If you have decided to file for bankruptcy, you undoubtedly have many questions for your attorney.
Families in Kentucky who find themselves in financial trouble may elect to file a Chapter 13 bankruptcy, opting for a three-year to five-year repayment plan in lieu of turning over non-exempt property and dealing with their debts all at once. For those contemplating this type of bankruptcy, it may be helpful to have some understanding of "disposable income" and how it is figured. However, as with other legal concepts, detailed questions about one's disposable income are best raised with an experienced bankruptcy attorney.
According to a recent report, Kentucky ranks in the top 20 percent of the "most stressed" states, coming in 9th among all the states and the District of Columbia.
While a Chapter 7 bankruptcy can, for the most part, wipe out debt effectively, student loans are a well-known exception to this rule. Most Louisville residents may not even think to ask their bankruptcy attorneys about their student loans, and, if they do, the standard advice may be that it is very hard to get student loans discharged. Instead, Kentucky residents may be able to use the bankruptcy process to clear away other debts in order to focus on re-paying the student loans in full.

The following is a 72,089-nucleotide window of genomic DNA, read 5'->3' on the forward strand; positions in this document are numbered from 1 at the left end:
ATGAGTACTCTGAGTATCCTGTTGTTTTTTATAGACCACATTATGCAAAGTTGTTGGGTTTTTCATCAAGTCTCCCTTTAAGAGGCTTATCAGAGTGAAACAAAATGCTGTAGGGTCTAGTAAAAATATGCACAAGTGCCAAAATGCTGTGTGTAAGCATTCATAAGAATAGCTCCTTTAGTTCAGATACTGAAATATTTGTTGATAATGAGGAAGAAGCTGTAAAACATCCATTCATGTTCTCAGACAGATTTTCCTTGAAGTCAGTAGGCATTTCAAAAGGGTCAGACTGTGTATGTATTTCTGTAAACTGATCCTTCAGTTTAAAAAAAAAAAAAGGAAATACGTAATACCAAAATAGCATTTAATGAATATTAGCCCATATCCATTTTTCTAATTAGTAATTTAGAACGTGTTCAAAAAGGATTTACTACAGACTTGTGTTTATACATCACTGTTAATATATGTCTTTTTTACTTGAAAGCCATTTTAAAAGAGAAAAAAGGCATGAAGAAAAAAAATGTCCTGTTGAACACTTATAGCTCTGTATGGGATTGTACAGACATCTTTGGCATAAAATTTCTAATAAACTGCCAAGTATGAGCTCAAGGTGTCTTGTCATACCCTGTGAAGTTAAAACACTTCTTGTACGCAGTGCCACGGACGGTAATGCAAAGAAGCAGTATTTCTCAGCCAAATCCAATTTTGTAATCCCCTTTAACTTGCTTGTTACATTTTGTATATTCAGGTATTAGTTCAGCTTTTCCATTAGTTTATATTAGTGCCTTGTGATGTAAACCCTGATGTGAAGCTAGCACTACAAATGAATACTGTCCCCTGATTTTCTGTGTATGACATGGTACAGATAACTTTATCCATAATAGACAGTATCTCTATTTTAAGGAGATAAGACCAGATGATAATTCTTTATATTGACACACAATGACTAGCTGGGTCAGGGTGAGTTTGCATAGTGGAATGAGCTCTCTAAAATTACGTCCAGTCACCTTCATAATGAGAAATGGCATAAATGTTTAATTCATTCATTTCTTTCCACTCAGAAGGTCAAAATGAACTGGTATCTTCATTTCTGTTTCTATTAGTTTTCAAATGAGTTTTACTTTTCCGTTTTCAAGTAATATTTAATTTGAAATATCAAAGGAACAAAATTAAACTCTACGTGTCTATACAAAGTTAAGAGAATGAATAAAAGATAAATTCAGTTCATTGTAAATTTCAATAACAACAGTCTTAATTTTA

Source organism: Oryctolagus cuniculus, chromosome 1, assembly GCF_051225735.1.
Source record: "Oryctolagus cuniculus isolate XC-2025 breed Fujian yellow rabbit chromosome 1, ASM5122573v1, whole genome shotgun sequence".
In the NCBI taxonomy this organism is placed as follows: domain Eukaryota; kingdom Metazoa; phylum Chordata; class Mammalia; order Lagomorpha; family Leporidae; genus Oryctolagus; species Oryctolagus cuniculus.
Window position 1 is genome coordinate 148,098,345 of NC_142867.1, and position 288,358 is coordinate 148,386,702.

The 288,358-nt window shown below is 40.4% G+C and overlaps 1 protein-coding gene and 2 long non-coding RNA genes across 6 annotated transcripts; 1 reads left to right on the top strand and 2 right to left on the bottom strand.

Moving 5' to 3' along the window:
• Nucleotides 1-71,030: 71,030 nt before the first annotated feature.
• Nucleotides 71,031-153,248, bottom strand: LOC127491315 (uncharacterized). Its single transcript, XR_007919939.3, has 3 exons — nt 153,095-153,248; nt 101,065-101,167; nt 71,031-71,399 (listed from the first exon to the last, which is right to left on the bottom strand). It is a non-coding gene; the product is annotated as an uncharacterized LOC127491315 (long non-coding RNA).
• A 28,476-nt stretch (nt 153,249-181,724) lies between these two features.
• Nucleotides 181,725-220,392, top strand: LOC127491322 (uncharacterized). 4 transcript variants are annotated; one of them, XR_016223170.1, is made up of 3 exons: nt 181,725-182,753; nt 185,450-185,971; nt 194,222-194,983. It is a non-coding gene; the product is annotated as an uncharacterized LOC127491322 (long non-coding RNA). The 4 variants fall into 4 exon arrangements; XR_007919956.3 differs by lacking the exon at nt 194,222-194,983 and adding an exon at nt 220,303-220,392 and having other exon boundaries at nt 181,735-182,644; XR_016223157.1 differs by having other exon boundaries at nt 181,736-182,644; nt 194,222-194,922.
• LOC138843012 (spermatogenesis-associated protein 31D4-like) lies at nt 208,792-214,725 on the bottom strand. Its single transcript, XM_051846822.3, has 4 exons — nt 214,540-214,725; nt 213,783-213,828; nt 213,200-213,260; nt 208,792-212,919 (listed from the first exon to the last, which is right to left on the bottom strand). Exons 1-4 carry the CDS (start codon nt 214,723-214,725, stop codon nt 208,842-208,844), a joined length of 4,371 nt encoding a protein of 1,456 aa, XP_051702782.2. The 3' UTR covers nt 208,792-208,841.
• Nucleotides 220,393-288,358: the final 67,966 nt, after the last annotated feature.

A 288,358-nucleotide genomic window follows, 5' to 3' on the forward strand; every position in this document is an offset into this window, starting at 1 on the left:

The generation known as "Millennials" have been a hard market for credit card companies to crack. As opposed to older generations, those born between 1981 and 2000 are relatively reluctant to use credit cards, with half of them opting to carry only one credit card. Older generations, on the other hand, are more likely to carry several credit cards.
If you have made the decision to file for bankruptcy, you may breathe a bit easier, but still feel overwhelmed.